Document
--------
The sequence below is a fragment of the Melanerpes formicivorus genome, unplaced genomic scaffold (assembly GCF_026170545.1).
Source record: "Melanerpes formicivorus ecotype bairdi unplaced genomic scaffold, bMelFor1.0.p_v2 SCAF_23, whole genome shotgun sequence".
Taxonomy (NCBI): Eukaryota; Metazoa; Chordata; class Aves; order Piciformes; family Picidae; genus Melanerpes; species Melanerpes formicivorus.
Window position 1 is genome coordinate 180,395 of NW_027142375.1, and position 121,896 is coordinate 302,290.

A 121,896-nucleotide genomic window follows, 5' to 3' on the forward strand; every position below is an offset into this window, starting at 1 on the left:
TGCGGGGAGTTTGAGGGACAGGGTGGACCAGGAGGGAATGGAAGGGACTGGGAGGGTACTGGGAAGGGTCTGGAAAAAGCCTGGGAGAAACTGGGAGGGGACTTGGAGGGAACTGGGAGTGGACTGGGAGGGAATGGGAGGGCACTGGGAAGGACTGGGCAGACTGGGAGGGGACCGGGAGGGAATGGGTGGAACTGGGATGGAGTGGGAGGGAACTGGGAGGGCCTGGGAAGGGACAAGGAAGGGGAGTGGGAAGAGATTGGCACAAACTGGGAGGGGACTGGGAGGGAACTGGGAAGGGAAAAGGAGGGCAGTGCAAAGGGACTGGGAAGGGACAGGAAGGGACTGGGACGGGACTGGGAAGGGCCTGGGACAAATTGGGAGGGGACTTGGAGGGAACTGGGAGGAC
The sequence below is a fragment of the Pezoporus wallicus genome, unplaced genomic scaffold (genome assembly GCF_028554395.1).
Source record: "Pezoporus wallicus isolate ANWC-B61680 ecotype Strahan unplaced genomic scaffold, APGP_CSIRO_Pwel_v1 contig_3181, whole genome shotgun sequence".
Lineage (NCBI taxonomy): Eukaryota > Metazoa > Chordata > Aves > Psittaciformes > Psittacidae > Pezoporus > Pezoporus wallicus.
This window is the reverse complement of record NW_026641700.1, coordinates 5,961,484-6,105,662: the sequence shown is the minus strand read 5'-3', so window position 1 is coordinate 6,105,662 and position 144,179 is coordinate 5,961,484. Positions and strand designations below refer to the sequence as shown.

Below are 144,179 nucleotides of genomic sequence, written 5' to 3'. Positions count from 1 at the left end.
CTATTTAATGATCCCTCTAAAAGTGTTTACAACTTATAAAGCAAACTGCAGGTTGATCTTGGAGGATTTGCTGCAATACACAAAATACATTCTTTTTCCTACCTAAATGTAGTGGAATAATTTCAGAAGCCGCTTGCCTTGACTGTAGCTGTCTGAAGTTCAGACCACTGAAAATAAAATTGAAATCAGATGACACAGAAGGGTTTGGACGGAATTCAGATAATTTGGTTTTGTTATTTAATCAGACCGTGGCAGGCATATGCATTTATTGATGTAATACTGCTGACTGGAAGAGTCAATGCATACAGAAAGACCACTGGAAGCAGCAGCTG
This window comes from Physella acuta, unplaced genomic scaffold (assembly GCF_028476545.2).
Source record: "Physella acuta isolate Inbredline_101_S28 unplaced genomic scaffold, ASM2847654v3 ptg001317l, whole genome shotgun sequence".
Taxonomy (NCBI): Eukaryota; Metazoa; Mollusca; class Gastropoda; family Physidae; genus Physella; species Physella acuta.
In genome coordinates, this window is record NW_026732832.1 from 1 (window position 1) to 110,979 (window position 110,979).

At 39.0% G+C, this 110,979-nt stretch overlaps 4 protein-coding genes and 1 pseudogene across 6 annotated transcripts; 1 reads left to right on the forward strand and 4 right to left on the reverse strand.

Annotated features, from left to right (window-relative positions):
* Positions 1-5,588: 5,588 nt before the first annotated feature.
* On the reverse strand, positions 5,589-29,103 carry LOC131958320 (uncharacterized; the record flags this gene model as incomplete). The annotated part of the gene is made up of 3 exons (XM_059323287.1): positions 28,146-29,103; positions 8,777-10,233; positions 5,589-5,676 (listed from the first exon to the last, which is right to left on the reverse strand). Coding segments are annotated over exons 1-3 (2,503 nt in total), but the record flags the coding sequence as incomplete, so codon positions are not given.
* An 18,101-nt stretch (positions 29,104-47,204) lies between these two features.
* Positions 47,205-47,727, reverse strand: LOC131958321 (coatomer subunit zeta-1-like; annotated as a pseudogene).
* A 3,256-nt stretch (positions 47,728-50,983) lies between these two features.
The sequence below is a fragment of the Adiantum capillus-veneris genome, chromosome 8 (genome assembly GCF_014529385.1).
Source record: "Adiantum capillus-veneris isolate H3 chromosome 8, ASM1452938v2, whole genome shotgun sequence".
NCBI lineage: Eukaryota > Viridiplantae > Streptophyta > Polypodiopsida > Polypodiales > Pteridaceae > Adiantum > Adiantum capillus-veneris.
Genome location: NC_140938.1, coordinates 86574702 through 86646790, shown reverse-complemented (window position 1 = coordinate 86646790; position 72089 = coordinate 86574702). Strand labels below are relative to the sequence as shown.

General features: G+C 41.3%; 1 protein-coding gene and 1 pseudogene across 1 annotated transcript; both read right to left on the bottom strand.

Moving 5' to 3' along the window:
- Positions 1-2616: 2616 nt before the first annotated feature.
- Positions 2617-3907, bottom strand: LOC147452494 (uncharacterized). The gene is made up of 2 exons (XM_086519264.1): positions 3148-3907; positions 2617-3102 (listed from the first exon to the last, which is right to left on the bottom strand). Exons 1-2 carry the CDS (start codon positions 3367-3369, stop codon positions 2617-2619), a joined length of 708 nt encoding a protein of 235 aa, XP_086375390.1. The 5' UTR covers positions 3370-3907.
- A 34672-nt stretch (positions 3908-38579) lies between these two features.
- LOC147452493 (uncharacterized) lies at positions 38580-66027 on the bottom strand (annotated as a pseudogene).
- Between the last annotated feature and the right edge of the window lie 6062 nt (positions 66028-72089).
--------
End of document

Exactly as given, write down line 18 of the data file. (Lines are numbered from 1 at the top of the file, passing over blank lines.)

Annotated features, from left to right (window-relative positions):